I’ll admit that this one is tough for me, but it works. Take one of your big or medium tasks and tackle it first thing in the morning, before email even if you can. There’s no better feeling than crossing off a tough task before lunch. Author Brian Tracy calls this ”eating your frog,” adapted from the famous Mark Twain quote: “Eat a live frog first thing in the morning and nothing worse will happen to you the rest of the day.”
My co-founder, Kathryn, often defines her “frogs” in the evening to prepare for the next day; with that, she’s prepared to tackle them in the morning, and it keeps her from pushing off less pleasant tasks for many days.
4. Use Your Calendar as a To-Do list
If you find that you always overestimate how much you can get done in a day, an effective approach is to put your to-dos on your calendar, just like a meeting. Rather than outlining your daily to-dos onto a list, schedule them, leaving enough time each. Sending in your W2 confirmation information to HR might take 15 minutes, while preparing the Q1 strategy for your team may require a few hours. The important thing is to be realistic.
Lifehacker, a favorite site of mine, put it best:
Most people don’t schedule their work. They schedule the interruptions that prevent their work from happening. In the case of a business like ours, what clients pay us to make and do happens in the cracks between meetings, or worse, after business hours.”
When you try this approach, also make sure you block time in your calendar for catching up on email, brainstorming, or other important-but-not-deliverable-oriented tasks. For example, try blocking an hour in the morning and an hour in the afternoon to work through your inbox—and then don’t spend time in between trying to handle emails the minute they come in, when you’d really planned to be working on something else.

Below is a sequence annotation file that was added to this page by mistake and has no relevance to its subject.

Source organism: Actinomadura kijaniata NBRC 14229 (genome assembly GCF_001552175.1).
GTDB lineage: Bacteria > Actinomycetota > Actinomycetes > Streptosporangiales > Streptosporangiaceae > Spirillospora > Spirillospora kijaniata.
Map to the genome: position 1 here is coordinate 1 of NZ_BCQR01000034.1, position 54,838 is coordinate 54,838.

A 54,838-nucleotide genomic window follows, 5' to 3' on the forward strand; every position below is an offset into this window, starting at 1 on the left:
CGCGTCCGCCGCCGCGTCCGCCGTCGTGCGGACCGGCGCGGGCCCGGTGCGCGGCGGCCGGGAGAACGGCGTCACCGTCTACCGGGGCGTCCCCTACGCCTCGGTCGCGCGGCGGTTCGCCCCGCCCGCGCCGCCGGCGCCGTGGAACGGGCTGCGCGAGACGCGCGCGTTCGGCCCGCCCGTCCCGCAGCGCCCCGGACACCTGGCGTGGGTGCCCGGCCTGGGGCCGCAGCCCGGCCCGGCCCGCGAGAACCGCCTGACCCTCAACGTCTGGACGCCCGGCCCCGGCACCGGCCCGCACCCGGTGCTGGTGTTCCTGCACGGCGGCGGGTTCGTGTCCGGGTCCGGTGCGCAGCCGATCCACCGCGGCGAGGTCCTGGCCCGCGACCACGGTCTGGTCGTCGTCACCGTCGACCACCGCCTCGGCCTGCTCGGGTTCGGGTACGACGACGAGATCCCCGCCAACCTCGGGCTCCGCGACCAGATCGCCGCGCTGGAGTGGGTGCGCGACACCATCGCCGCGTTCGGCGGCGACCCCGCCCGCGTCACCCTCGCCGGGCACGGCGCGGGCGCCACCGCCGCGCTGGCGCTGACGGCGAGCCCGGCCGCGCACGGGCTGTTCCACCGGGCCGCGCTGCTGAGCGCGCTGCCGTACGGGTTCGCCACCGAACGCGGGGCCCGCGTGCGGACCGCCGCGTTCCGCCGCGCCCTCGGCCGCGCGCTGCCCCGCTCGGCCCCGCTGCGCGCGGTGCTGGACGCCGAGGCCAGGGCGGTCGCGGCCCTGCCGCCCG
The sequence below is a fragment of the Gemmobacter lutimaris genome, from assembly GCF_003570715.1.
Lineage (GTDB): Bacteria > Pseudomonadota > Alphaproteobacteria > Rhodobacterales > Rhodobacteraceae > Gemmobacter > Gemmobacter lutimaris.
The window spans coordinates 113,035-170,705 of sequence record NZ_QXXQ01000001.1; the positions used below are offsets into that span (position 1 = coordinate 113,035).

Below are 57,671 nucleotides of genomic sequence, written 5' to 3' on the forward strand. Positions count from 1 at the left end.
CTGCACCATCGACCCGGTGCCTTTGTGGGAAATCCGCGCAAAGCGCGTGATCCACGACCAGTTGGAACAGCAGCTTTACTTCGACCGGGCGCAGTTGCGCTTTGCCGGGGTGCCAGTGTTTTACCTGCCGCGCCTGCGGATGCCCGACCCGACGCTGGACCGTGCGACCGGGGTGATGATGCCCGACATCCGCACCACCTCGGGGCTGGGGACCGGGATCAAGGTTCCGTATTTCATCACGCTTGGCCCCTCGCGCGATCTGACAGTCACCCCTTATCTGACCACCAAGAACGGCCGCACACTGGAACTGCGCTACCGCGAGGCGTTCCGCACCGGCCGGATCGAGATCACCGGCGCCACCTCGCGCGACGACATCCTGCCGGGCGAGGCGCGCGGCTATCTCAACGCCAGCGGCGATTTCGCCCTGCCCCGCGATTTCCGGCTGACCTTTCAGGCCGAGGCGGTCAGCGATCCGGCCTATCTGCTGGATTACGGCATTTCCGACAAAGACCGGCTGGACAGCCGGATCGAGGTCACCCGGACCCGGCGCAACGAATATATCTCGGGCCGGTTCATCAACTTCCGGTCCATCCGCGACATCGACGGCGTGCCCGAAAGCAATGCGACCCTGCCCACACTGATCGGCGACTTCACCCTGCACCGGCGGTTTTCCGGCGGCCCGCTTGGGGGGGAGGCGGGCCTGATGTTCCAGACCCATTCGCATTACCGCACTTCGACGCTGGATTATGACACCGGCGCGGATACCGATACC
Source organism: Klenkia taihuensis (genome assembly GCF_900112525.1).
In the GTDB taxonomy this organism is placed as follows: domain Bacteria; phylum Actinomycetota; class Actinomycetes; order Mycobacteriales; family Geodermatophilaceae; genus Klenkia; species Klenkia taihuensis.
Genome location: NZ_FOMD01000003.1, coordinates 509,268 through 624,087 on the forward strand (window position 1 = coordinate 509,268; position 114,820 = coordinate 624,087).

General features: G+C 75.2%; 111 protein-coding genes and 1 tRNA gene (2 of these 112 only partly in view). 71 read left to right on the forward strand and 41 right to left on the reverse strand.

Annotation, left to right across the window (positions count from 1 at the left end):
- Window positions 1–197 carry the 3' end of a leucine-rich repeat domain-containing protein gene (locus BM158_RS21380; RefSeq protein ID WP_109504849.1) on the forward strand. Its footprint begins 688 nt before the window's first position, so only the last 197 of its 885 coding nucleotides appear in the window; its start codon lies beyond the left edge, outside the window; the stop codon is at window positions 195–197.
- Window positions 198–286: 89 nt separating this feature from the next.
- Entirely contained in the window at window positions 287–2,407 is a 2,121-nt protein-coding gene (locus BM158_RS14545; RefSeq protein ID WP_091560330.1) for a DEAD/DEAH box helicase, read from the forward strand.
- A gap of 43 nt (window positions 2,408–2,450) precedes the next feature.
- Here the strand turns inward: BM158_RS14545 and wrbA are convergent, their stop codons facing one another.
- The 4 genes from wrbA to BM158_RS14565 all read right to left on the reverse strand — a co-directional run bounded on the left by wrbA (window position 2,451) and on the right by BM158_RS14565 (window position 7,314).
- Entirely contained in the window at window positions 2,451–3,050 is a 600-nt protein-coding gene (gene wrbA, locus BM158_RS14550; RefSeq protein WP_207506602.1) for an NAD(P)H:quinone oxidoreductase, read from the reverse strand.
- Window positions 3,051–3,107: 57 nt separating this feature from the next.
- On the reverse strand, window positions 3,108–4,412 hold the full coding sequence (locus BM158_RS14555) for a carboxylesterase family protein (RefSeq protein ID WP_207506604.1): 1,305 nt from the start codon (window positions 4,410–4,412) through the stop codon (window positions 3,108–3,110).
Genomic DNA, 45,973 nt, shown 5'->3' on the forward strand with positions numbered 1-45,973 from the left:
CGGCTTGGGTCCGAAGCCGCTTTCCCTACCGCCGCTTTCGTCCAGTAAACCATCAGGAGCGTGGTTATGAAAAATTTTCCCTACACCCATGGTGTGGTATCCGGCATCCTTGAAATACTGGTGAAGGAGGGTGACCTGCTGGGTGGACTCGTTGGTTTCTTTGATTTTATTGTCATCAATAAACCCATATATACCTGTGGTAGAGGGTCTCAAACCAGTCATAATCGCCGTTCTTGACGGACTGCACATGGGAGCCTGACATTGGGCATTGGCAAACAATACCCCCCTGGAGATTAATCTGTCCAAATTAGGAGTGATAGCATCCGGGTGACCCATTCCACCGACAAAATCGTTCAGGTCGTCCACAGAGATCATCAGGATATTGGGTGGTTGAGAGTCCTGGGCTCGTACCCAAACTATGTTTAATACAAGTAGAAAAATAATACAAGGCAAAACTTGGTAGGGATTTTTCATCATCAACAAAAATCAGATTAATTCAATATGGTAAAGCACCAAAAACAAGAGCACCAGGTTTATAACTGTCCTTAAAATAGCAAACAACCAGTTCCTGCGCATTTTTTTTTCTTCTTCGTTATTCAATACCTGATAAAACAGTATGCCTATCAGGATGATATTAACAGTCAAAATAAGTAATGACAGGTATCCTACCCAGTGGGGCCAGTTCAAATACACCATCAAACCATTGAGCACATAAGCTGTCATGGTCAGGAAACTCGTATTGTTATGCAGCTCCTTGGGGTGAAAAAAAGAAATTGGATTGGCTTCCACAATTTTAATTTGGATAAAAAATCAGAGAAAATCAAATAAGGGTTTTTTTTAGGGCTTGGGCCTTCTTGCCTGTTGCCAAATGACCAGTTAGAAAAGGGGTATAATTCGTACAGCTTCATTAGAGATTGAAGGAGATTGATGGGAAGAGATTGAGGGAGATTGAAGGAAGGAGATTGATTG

5. Reduce Meetings to Increase Productive Time
Finally, if you find you really can’t get done what you think you should be able to in a day, despite all the advice above—consider whether you might be suffering from meeting-itis.
As economist John Kenneth Galbraith once said, “meetings are indispensable when you don’t want to do anything.” In fact, multiple surveys done on the subject reached similar conclusions that somewhere between a quarter and half of the time spent in meetings is a waste, not to mention, you can’t really get your other to-dos done while you’re sitting down talking to someone else.
The solution: Limit your meetings. Before scheduling a meeting, think about if this could be resolved with an email or phone call first, or by popping into someone’s office for a few minutes. If a meeting is required, list the key agenda items to determine the necessary participants and the shortest amount of time you can schedule. And yes, it’s totally OK to schedule a 20-minute meeting, no need to round to 30! If you must have meetings, try to group them together to leave large uninterrupted periods of time during your day for the real work to get done.
Yes, reorganizing and planning ahead are both investments upfront—but just think how happy you’ll be when you actually get a full day’s to-do list crossed off. So get yourself organized, get all your to-dos in one place, minimize your distractions, and start conquering that (one-day-sized) list!
Op-ed pieces and contributions are the opinions of the writers only and do not represent the opinions of Y!/YNaija.